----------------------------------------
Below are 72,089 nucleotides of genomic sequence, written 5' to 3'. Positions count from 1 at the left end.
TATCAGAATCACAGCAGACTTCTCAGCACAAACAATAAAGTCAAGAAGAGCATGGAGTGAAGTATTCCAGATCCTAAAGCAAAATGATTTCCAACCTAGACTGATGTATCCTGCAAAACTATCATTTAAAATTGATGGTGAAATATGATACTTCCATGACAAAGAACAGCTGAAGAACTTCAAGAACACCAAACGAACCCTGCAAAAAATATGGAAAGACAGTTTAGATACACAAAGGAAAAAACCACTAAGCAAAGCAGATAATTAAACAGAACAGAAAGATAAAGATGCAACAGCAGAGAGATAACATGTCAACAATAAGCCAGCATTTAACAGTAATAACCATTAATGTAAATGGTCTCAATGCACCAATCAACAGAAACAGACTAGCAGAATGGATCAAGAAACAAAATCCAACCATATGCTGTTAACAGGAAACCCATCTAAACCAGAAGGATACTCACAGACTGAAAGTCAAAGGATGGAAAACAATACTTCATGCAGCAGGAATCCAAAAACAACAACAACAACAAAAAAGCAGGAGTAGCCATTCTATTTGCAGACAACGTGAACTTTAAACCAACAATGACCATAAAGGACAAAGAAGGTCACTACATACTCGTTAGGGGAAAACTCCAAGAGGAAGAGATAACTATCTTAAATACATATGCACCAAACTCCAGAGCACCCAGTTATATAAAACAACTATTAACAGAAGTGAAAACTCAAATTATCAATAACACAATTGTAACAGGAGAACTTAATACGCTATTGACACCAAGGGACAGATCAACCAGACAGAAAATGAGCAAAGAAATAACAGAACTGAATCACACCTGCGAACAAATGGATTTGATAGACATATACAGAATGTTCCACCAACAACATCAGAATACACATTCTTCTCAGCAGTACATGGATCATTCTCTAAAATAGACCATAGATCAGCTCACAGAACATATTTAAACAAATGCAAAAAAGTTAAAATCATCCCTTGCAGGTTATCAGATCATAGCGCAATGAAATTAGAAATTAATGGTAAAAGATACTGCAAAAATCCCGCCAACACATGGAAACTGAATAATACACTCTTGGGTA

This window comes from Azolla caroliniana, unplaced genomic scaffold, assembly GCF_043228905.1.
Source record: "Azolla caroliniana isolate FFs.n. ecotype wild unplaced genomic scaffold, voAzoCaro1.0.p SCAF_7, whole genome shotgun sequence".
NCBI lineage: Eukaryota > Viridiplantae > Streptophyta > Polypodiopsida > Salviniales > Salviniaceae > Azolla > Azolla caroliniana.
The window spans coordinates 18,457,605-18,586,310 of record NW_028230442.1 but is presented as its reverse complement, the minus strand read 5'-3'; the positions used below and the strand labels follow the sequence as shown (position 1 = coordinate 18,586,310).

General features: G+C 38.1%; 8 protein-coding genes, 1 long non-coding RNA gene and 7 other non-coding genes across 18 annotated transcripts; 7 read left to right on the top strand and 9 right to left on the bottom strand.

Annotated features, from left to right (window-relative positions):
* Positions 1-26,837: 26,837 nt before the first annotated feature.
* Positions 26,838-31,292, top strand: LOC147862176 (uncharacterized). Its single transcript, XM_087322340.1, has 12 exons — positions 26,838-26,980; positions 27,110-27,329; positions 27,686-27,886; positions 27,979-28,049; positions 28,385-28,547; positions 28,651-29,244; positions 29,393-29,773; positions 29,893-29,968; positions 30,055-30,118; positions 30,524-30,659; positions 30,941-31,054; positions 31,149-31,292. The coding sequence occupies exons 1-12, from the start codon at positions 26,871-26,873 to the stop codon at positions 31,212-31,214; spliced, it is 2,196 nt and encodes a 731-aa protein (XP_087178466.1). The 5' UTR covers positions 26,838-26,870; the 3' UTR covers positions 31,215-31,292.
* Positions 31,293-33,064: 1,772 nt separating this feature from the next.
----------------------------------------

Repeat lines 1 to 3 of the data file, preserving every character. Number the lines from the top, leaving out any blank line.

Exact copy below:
Below are 72,089 nucleotides of genomic sequence, written 5' to 3'. Positions count from 1 at the left end.
TATCAGAATCACAGCAGACTTCTCAGCACAAACAATAAAGTCAAGAAGAGCATGGAGTGAAGTATTCCAGATCCTAAAGCAAAATGATTTCCAACCTAGACTGATGTATCCTGCAAAACTATCATTTAAAATTGATGGTGAAATATGATACTTCCATGACAAAGAACAGCTGAAGAACTTCAAGAACACCAAACGAACCCTGCAAAAAATATGGAAAGACAGTTTAGATACACAAAGGAAAAAACCACTAAGCAAAGCAGATAATTAAACAGAACAGAAAGATAAAGATGCAACAGCAGAGAGATAACATGTCAACAATAAGCCAGCATTTAACAGTAATAACCATTAATGTAAATGGTCTCAATGCACCAATCAACAGAAACAGACTAGCAGAATGGATCAAGAAACAAAATCCAACCATATGCTGTTAACAGGAAACCCATCTAAACCAGAAGGATACTCACAGACTGAAAGTCAAAGGATGGAAAACAATACTTCATGCAGCAGGAATCCAAAAACAACAACAACAACAAAAAAGCAGGAGTAGCCATTCTATTTGCAGACAACGTGAACTTTAAACCAACAATGACCATAAAGGACAAAGAAGGTCACTACATACTCGTTAGGGGAAAACTCCAAGAGGAAGAGATAACTATCTTAAATACATATGCACCAAACTCCAGAGCACCCAGTTATATAAAACAACTATTAACAGAAGTGAAAACTCAAATTATCAATAACACAATTGTAACAGGAGAACTTAATACGCTATTGACACCAAGGGACAGATCAACCAGACAGAAAATGAGCAAAGAAATAACAGAACTGAATCACACCTGCGAACAAATGGATTTGATAGACATATACAGAATGTTCCACCAACAACATCAGAATACACATTCTTCTCAGCAGTACATGGATCATTCTCTAAAATAGACCATAGATCAGCTCACAGAACATATTTAAACAAATGCAAAAAAGTTAAAATCATCCCTTGCAGGTTATCAGATCATAGCGCAATGAAATTAGAAATTAATGGTAAAAGATACTGCAAAAATCCCGCCAACACATGGAAACTGAATAATACACTCTTGGGTA

This window comes from Azolla caroliniana, unplaced genomic scaffold, assembly GCF_043228905.1.